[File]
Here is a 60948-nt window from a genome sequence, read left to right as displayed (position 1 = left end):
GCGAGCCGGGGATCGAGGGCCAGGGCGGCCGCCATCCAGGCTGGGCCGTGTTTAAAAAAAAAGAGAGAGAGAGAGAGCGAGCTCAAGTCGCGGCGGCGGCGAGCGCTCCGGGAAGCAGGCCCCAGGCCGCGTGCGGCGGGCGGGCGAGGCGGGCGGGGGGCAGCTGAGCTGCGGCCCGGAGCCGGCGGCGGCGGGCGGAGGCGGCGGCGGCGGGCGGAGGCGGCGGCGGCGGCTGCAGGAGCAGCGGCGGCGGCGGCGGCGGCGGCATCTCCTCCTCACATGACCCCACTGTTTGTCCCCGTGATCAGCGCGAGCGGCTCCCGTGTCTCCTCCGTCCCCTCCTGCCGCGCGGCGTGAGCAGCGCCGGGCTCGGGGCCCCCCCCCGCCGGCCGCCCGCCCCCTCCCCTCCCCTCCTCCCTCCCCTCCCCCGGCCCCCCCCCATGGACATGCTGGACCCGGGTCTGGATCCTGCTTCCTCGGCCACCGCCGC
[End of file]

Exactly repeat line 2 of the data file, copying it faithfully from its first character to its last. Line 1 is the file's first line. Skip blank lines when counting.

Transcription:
GCGAGCCGGGGATCGAGGGCCAGGGCGGCCGCCATCCAGGCTGGGCCGTGTTTAAAAAAAAAGAGAGAGAGAGAGAGCGAGCTCAAGTCGCGGCGGCGGCGAGCGCTCCGGGAAGCAGGCCCCAGGCCGCGTGCGGCGGGCGGGCGAGGCGGGCGGGGGGCAGCTGAGCTGCGGCCCGGAGCCGGCGGCGGCGGGCGGAGGCGGCGGCGGCGGGCGGAGGCGGCGGCGGCGGCTGCAGGAGCAGCGGCGGCGGCGGCGGCGGCGGCATCTCCTCCTCACATGACCCCACTGTTTGTCCCCGTGATCAGCGCGAGCGGCTCCCGTGTCTCCTCCGTCCCCTCCTGCCGCGCGGCGTGAGCAGCGCCGGGCTCGGGGCCCCCCCCCGCCGGCCGCCCGCCCCCTCCCCTCCCCTCCTCCCTCCCCTCCCCCGGCCCCCCCCCATGGACATGCTGGACCCGGGTCTGGATCCTGCTTCCTCGGCCACCGCCGC